The Haiti Handicrafts Value Chain sustainable strategies for development

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A Market-Driven, Value-Chain Approach to Economic Development & Poverty Reduction based on: USAID Global Market Assessment for Handicrafts; USAID Haitian Handicraft Value Chain Analysis ; Haitian handicraft development projects; First-hand market experience.



Looking Like People; Feeling Like People: The Black Body, Dress and Aesthetic Therapy in the Caribbean

In the Caribbean, the practice of getting dressed matters because it is a practice of attending to the body. Under a colonial regime, black bodies were ill-treated and selves were negated. Clothing played an instrumental role in the abuse of bodies and the stripping of a sense of wellbeing. Attire was one key way of demarcating master and slave and rendering some members of society null and void.

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Counternarratives of the Diaspora: Haitian Musical Performance in World Beat Markets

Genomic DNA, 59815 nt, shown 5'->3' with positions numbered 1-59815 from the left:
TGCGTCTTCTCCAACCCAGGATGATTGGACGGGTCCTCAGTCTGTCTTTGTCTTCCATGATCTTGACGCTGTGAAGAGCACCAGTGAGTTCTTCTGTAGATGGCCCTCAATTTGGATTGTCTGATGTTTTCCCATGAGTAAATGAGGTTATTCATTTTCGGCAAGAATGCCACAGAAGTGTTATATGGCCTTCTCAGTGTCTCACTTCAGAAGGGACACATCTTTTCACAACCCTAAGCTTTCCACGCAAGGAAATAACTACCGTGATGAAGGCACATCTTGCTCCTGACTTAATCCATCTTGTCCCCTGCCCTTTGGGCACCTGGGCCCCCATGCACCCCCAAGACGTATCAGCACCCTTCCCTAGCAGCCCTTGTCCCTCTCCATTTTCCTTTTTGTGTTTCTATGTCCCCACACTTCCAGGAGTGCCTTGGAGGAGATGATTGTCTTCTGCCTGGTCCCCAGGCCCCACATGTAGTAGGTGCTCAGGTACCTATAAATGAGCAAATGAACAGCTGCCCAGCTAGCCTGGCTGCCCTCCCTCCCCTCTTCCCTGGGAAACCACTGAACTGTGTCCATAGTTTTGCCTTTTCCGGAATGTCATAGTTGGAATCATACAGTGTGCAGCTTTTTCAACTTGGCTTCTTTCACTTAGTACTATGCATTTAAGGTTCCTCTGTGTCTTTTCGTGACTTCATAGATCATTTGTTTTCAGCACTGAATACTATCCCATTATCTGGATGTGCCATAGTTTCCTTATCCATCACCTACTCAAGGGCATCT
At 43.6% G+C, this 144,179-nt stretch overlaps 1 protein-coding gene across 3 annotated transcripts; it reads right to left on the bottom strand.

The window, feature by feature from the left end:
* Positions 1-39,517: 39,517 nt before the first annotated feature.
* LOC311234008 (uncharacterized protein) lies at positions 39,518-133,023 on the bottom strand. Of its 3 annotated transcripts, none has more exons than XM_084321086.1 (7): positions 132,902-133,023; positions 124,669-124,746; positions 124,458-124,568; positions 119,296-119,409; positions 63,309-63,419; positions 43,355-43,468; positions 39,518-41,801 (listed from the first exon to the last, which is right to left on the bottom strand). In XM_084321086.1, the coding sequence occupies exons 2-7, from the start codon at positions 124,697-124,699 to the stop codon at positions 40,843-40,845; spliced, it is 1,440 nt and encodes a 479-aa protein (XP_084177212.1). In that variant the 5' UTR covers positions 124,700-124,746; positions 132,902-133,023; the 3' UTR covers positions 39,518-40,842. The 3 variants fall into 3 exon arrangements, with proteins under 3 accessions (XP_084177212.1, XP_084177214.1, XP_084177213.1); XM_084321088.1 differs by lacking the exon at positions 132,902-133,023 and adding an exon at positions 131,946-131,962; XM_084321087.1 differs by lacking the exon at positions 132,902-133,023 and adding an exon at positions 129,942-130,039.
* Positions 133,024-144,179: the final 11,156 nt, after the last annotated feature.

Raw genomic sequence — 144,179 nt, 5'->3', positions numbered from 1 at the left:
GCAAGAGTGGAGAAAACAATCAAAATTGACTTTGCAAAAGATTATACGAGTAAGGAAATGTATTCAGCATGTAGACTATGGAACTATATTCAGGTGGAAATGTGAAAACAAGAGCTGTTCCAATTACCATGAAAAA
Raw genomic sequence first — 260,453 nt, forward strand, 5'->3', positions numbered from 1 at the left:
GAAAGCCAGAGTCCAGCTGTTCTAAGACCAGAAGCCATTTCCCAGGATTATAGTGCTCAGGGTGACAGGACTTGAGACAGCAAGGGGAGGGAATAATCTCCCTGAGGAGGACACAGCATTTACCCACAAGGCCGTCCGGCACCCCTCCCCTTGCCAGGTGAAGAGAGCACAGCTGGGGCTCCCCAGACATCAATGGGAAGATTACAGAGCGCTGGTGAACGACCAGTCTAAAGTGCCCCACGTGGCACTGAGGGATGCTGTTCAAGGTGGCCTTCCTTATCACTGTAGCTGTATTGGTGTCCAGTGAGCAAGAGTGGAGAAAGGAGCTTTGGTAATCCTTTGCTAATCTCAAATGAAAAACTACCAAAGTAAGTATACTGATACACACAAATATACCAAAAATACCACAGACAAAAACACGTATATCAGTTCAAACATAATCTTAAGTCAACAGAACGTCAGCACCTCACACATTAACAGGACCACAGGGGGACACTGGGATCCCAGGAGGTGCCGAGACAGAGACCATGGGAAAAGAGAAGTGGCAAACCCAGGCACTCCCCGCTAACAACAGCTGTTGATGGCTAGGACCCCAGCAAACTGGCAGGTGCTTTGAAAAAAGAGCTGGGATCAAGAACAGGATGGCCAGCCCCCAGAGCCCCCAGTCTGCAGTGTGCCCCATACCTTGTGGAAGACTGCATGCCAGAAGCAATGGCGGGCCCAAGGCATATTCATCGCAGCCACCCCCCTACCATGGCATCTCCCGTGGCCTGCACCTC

This study will investigate the performance motivations of three Haitian musicians based in South Florida who use their artistic platforms to offer a version of their country omitted from dominant media projections of the country. This study focuses on narrative as a device that allows these musicians to offer counterstories against dominantly negative media projections that have real effects on Haitians.

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Haitian Handicraft Value Chain Analysis

Haiti is known throughout the Caribbean, Americas and Europe for the quality and creativity of its handicrafts, especially metalwork. The capacity of the handicrafts industry to turn that advantage into a larger and growing market share is constrained by a number of factors. The objective of this assessment is to better understand the constraints and opportunities of the handicrafts industry in Haiti, and to present the findings to key stakeholders in the industry in order to develop a competitiveness strategy focused on greater efficiency, increased differentiation (including quality improvements) and accessing new markets.

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